Toulouse-Latrec at the National Gallery, a review

johnboy 13 December 2012 1

national gallery

The National Gallery’s big Centenary blockbuster Toulouse-Lautrec, Paris & The Moulin Rouge opens to the public tomorrow, there’s a launch party for the shiny people tonight and this morning there was a media preview which I toddled along to.

If you already know about Toulouse-Lautrec then there’s not much more I need to say about it really. You’ll love this exhibition as an exploration of the strange little man’s life.

If you’ve ever had one of his posters on the wall you’ll appreciate this retrospective of the many aspects of Latrec’s artistic output.

Now if you haven’t heard of the man I’m going to assume you too are a man and the following scenario has occurred in your life. It’s pretty much universal.

At some point in your early 20s you’ve met a young woman in a bar and gone back to her place.

Between 2am and 4am you’ve been staring at a poster on her bedroom wall while, with increasing irritation, the some facts have become clear to you:

    a) You don’t have enough money for a taxi home
    b) The woman is not as interesting or attractive as you thought she was in the bar
    c) You’re not going to get to have sex with her

While this disappointment unfolded chances are the poster you were looking at was by Toulouse-Latrec.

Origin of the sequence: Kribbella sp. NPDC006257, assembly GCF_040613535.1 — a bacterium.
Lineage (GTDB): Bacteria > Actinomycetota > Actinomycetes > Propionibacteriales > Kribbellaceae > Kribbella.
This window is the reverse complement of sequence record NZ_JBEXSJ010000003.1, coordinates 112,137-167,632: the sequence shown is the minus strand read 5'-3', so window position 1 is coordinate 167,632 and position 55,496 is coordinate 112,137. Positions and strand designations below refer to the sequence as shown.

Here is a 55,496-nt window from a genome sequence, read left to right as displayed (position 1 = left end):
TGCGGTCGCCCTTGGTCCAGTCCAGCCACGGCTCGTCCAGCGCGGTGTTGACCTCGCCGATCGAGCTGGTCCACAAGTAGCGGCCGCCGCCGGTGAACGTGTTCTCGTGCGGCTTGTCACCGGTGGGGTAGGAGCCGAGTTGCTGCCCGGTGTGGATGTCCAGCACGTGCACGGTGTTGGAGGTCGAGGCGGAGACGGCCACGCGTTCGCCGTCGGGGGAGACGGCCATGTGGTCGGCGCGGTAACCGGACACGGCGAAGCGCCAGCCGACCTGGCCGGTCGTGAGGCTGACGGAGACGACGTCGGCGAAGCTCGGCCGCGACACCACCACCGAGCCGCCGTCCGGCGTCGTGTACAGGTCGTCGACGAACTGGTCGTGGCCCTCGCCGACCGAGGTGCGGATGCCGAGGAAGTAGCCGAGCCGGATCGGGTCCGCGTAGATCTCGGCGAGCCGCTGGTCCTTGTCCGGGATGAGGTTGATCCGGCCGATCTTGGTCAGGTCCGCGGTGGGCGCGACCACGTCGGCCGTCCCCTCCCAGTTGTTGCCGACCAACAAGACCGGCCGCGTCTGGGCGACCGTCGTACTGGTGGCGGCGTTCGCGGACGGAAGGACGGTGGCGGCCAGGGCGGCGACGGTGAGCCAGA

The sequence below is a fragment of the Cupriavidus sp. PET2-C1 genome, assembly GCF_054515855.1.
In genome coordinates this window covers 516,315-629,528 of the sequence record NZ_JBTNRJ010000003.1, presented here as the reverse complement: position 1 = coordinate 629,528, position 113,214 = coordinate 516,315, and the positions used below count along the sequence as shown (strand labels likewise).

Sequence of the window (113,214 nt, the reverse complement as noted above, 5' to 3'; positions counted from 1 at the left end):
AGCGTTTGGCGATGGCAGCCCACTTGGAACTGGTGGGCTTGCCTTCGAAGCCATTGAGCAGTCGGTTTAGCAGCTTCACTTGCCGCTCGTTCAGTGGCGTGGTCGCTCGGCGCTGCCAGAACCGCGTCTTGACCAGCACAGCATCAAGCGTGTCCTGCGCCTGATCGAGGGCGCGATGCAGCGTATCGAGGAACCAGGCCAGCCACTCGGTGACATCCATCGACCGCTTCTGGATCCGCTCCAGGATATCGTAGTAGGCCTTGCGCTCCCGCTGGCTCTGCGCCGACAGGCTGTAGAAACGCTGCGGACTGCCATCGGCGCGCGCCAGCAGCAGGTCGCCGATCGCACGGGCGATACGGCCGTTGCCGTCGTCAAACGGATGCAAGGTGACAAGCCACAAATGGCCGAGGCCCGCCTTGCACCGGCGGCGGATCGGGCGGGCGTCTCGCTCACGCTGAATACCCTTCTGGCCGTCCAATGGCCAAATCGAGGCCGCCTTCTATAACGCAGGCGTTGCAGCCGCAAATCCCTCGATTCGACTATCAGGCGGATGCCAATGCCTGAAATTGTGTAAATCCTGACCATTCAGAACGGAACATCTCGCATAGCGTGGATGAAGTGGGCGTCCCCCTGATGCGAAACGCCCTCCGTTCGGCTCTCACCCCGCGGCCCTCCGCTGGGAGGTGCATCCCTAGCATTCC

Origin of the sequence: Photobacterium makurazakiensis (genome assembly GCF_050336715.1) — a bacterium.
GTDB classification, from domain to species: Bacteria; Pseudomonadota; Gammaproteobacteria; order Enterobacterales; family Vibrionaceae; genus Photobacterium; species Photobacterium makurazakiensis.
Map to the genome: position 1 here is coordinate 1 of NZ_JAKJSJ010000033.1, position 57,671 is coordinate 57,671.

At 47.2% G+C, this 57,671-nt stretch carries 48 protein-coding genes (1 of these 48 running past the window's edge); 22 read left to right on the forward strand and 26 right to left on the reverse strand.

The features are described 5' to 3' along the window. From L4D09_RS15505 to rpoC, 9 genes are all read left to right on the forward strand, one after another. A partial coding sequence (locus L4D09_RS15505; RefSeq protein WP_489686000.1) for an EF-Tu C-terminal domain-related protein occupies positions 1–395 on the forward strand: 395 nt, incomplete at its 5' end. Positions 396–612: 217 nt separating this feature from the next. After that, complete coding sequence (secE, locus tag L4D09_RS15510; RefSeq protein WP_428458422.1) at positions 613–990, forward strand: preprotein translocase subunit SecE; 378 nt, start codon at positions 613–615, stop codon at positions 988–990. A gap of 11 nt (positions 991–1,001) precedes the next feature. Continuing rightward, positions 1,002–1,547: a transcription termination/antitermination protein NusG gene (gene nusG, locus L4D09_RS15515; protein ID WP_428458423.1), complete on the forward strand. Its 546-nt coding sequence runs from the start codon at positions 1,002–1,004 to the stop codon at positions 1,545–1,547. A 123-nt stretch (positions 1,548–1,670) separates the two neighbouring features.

But don’t hold that against him.

Some of the portraits well worth a look, he had a real way with women’s eyes. Pay attention to the furnished material and you’ll have some pleasant conversation pieces ready to go when you leave the exhibition.

As usual the gallery goes light on the history of the works. The remodelling of Paris in the latter 19th century is alluded to but the Franco-Prussian War which had a bit to do with that is not mentioned.

All in all it’s a pleasant and informative way to spend an hour.

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One Response to Toulouse-Latrec at the National Gallery, a review
artuoui artuoui 8:44 pm 13 Dec 12

Apparently he died of syphilis and alcoholism at the young age of thirty six – although I don’t suppose hanging around into your seventies in that state has much to recommend it.

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